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I lost track of how many times my mother would say to my father, “No volvimos a calificar para estampillas. ¿Como la vamos a hacer?” [We didn’t qualify for food stamps again. How are we going to get by?]. I remember the worry in her voice.  These echoing words remind me of the stories of too many Latinx immigrant families suffering from hunger and food insecurity as they try to stretch a 2-day food supply an entire week.  Food is vital for human existence. Unfortunately, my family is only one among the 42 million Americans struggling to secure food for themselves and their families during the COVID-19 pandemic.

While the United States ranks as one of the wealthiest nations, millions of children and families face hunger and food insecurity each day. Whereas hunger is commonly understood as a momentary physical drive between meals, food insecurity refers to not having the financial resources to access food. Latinx and Black Americans are disproportionately impacted. In 2019, 15.6% of Latinx households and 19.1% of Black households faced food insecurity. 

Before the pandemic, about one in five Latinx children experienced food insecurity.  But the pandemic has exacerbated their food insecurity. Almost one of every two Latinx households are currently experiencing food insecurity 

Taking a closer look at OC, more than 450,000 residents face hunger each month. Although nearly 50% of all public school children have access to reduced or free school lunches, one in six children is still at risk of experiencing hunger. In 2019, 8.7% of OC families lived in poverty, whereas 16.6% of Latinx families had the highest poverty rate compared to other racial/ethnic groups. While the cost of living continues to increase in OC and across the nation, many families living in poverty cannot afford basic necessities, including food. 

Working at Code for America (CfA) in SF, I see the effects of hunger every day.  CfA is a non-profit organization that partners with the California Department of Social Services to facilitate and expand CalFresh (SNAP or food stamp) benefits accessibility through digital services across 58 counties. I typically respond to 200-300 live chat, short message service (SMS), and email messages per day; CalFresh applicants with questions about food resources.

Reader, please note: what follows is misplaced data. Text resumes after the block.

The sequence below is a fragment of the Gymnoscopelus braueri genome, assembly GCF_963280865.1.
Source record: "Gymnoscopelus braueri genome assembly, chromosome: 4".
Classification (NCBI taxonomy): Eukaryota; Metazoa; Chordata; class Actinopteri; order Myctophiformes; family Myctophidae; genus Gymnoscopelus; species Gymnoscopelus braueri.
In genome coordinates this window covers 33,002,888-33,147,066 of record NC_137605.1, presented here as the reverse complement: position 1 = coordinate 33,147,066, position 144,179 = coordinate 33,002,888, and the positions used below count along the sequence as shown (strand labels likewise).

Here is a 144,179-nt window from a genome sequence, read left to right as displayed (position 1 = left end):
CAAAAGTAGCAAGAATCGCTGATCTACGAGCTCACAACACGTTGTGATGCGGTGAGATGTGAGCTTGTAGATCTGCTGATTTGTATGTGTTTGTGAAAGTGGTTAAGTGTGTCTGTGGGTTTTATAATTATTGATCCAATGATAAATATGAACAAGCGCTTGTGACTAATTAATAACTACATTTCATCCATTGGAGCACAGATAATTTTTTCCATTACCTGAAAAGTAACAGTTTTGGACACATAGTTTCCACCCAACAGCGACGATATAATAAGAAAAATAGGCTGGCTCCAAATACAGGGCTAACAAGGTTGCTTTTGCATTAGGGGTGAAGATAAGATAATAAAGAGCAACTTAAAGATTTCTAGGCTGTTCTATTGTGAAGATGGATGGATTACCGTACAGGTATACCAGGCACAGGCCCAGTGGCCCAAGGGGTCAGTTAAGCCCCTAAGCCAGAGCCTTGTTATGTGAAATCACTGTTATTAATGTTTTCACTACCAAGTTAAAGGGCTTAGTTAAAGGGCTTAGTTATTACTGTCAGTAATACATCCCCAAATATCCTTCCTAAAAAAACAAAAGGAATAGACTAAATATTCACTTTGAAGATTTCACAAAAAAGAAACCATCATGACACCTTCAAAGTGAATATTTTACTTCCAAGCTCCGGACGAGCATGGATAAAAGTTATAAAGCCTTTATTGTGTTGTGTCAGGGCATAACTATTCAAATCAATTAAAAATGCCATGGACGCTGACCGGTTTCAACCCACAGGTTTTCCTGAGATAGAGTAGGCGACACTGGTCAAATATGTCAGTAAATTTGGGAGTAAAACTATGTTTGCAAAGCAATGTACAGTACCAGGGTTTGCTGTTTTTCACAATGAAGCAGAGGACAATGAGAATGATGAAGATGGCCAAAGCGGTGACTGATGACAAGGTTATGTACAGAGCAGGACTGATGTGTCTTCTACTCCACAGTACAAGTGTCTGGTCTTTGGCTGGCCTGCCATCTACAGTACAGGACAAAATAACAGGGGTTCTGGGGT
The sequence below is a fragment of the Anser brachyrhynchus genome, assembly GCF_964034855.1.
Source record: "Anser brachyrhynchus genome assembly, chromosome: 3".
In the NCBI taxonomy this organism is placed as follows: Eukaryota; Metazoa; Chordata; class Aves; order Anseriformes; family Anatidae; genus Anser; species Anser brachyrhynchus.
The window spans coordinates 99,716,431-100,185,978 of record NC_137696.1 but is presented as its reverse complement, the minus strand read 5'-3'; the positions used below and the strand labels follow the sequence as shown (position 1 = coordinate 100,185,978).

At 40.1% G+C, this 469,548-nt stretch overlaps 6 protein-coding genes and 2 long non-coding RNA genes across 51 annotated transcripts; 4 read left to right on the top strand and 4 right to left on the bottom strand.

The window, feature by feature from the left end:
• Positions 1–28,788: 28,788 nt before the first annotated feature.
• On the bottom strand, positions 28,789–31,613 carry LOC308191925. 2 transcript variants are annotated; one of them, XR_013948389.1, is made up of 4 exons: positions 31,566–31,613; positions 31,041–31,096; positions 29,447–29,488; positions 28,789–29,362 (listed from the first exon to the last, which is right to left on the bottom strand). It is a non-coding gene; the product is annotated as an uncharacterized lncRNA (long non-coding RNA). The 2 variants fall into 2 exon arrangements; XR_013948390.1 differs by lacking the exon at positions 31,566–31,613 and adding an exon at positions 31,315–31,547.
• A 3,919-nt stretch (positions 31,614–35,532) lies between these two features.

I’ve noticed alarming trends and patterns, especially among Latinx applicants. Many express fear of continuing their CalFresh application process because they were misinformed about the immigration eligibility requirements or experienced discrimination from CalFresh county caseworkers. Others are concerned that applying for CalFresh will make them ineligible to receive other public assistance benefits. Notably, U.S. citizen children of undocumented parents are eligible to receive CalFresh benefits, but many parents decide to withdraw their application for fear of becoming a “public charge,” despite the Biden Administration’s termination of the public charge rule. 

With half of Latinx households facing food insecurity, and misunderstandings about food stamp eligibility rampant, what can we do? 

Federal policies that eliminate immigration eligibility restrictions would be helpful. Currently, there is a five-year waiting period, which prevents federally qualified immigrants from accessing CalFresh benefits until they have resided in the United States for at least five years. Local governments and communities can also invest in hiring promotoras—bilingual lay health workers—to provide culturally relevant and responsive information and education to their Latinx communities about CalFresh benefits, the application process, and eligibility. Most importantly, CalFresh county caseworkers should be required to take cultural humility training to ensure that they become aware of their own biases, recognize the historical and political realities of the diverse populations they serve, and understand that learning other’s intersecting identities is a lifelong process. 

Importantly, Orange County residents are urged to write, email, and speak directly with their state government representatives to pass California Assembly Bill 221 (AB 221), which will grant emergency food assistance to low-income California residents—regardless of their immigration status—during a state of emergency or public health crisis (e.g., COVID-19 pandemic). Passing this bill will also alleviate fears and concerns among Latinx immigrants when applying to CalFresh and increase their participation in a program meant to mitigate food insecurity in the Golden State. 

In all, we must make transformative changes to eliminate systemic barriers so that Latinx families like my own do not encounter hunger and food insecurity.  I don’t want other children to hear their mother say: “No volvimos a calificar” [We did not qualify again].

Nicole Balbuens lives is Tustin. She is currently working at Code for America (CfA), a non-profit organization that partners with the California Department of Social Services to facilitate and expand CalFresh (SNAP) benefits accessibility through digital services across 58 counties. 

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